ECHO Is here used to express that repetition of a word or thought, which immediately arises from a word or thought that preceded it.

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RULE. —The echoing word ought always to be pronounced with the rising in,tection in a high tone of voice, and a long pause after it, when it implies any degree of passion.

EXAMPLE. 1. Augustin became a Christian! Augustin' ! who had mastered all the learning of his age, and whose subtle mind had anticipated the objections of future unbelievers.

Bossuet was a Christian! Bossuet? whose soaring genius and wonderful intellectual vision ar acknowledged and honored by all.

* The echoing word is printed in italics, and marked with the rising inflection

THE MONOTONE, In certain solemn and sublime passages has a wordersul force and ligcity; and by the uncommonness of its use, it even addh greatly to test variety with which the ear is so much delighted.*

EXAMPLE.
1. High on a throne of royal state, which far

Outshone the wealth of Ormus or of Inde,
Or whēre the gorgeous eāst, with richest händ,
Showers, on her kīngs barbāric, pearl' and gold',
Satan exalted sat.

CIRCUMFLEXES, The rising circumflex begins with the falling inflection and ends with the rising upon the same syllable, and seems as it were to twist the voice upward. This turn of the voice is marked in this man ger, ()

EXAMPLE. But it is foolish in us to compare Drusus Africanus and ourselves with Clodius; all our other calamities were tolerable; but no one can patiently bear the death of Clodius.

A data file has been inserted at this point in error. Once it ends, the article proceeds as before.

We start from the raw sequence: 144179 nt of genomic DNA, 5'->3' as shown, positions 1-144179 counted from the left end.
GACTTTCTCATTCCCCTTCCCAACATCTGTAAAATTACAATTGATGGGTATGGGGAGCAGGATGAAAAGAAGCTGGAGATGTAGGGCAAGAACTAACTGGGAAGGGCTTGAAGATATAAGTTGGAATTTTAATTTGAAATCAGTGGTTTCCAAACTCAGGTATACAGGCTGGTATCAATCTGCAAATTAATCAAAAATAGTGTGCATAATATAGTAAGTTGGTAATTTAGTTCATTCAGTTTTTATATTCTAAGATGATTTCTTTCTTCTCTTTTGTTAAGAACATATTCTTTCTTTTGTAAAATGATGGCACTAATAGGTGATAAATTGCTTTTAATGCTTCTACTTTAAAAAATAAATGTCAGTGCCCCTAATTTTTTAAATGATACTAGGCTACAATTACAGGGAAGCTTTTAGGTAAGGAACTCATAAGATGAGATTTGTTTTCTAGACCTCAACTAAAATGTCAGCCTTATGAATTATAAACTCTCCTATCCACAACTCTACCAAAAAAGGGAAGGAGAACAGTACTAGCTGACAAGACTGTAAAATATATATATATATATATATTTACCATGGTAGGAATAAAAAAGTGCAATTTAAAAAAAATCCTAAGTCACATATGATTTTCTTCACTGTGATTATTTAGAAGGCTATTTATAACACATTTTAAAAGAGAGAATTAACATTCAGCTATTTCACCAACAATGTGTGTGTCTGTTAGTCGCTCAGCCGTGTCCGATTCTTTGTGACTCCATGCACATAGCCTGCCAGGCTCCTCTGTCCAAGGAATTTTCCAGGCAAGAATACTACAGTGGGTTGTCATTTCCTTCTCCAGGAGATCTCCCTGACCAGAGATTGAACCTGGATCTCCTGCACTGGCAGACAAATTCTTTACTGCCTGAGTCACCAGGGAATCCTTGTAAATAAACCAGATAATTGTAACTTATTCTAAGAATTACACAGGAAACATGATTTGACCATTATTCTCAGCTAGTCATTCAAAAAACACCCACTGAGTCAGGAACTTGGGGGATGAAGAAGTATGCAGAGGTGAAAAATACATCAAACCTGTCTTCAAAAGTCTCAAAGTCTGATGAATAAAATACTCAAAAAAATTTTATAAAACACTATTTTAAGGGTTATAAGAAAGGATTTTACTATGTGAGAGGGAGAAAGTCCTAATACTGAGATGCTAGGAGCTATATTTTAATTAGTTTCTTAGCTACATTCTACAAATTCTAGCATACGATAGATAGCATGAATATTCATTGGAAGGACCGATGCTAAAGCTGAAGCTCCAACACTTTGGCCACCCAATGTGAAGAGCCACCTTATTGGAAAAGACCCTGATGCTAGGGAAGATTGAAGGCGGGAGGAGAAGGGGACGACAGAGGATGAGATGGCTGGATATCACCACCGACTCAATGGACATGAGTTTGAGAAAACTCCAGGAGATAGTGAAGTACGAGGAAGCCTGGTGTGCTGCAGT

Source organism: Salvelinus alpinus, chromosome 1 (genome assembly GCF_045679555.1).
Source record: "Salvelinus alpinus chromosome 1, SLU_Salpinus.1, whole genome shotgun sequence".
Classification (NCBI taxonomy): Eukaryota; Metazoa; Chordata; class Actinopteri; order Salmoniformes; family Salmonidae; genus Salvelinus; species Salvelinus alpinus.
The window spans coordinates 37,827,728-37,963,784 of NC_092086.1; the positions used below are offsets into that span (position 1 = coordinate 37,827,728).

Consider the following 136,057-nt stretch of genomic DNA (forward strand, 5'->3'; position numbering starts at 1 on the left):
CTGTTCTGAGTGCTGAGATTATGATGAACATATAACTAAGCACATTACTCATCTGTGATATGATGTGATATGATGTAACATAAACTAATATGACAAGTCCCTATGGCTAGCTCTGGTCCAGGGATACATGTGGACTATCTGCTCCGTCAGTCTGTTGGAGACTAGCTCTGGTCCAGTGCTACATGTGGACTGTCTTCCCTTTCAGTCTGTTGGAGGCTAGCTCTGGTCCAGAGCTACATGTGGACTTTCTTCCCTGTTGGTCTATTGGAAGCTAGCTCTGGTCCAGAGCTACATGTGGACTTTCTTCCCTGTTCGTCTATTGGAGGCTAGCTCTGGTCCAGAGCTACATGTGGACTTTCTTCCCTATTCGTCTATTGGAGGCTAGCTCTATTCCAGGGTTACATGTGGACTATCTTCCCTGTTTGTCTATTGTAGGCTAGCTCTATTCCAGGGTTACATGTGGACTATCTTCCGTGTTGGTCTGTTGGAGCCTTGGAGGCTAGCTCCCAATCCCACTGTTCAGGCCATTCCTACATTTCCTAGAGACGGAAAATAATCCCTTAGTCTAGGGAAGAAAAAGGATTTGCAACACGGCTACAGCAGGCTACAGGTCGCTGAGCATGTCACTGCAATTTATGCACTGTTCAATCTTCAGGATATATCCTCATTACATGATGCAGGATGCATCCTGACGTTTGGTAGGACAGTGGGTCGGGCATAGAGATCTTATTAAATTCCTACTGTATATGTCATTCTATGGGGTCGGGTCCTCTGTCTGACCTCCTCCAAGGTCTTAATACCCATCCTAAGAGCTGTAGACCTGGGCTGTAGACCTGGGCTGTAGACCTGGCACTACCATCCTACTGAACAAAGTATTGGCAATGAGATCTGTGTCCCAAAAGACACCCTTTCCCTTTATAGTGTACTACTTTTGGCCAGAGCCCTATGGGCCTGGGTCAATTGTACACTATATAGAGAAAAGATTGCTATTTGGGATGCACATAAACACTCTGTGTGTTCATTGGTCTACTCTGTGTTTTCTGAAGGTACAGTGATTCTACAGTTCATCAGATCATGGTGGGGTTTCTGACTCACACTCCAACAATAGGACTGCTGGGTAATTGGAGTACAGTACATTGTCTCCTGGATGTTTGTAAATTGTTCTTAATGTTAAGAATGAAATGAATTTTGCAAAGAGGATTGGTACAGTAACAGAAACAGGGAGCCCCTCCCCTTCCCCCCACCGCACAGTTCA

The falling circumfex begins with the rising inflection, and ends with the falling upon the same syllable, and seems to twist the voice downward. This turn of the voice may be marked by the common circumflex : thus, (..)

EXAMPLE. Queen. Hamlet, you have your father much offended. Hamlet. Madam, yoû have my father much offended.

* This monotone may be defined to be a continuation or sameness of sound upon certain syllables of a word, exactly like that produced by repeatedly striking a bell ;--such a stroke may be louder or softer but contigues exactly in the same pitch. To express this tone upon paper, a horizontal line may be adopted ; such a one as is generally need to express a long syllable in verre : thus (-.)

Both these circumflex infiections may be exempliñed in the words In a speech of the Clown in Shakspeare's As You Like.It.

I knew when seven justices could not take up a quarrel; but when the parties were met themselves, one of them thought but of an If; as if you said sở, then a said sô. O ho! did

O ho! did you sð? So they shook hands and were sworn brothers.

CLIMAX OR A GRADUAL INCREASE OF SIGNIFICATION, Requires an increasing swell of the voice on every suc

ceeding particular, and a degree of animation corres ponding with the nature of the subject.

EXAMPLE. 1. After we have practised good actions awhile, thes become easy, and when they are easy, we begin to take pleasure in them; and when they please us, we de then frequently; and, by frequency of acts, a thing grows into a habit; and a confirmed habit is a second kind of nature; and, so far as anything is natural, so far it is necessary, and we can hardly do otherwise; nay, we do it many

times when we do not think of it.

ACCENT. RULE.Emphasis requires a transposition of accent,

when two words which have u sameness in part of their formation, are opposed to each other in sense.

EXAMPLES. 1. What is done', cannot be undone.*

* The signs ('and,) besides denoting the inflections, mark ale Ibe accented syllables.

Whatever inflection be adopted, the accented syllable is always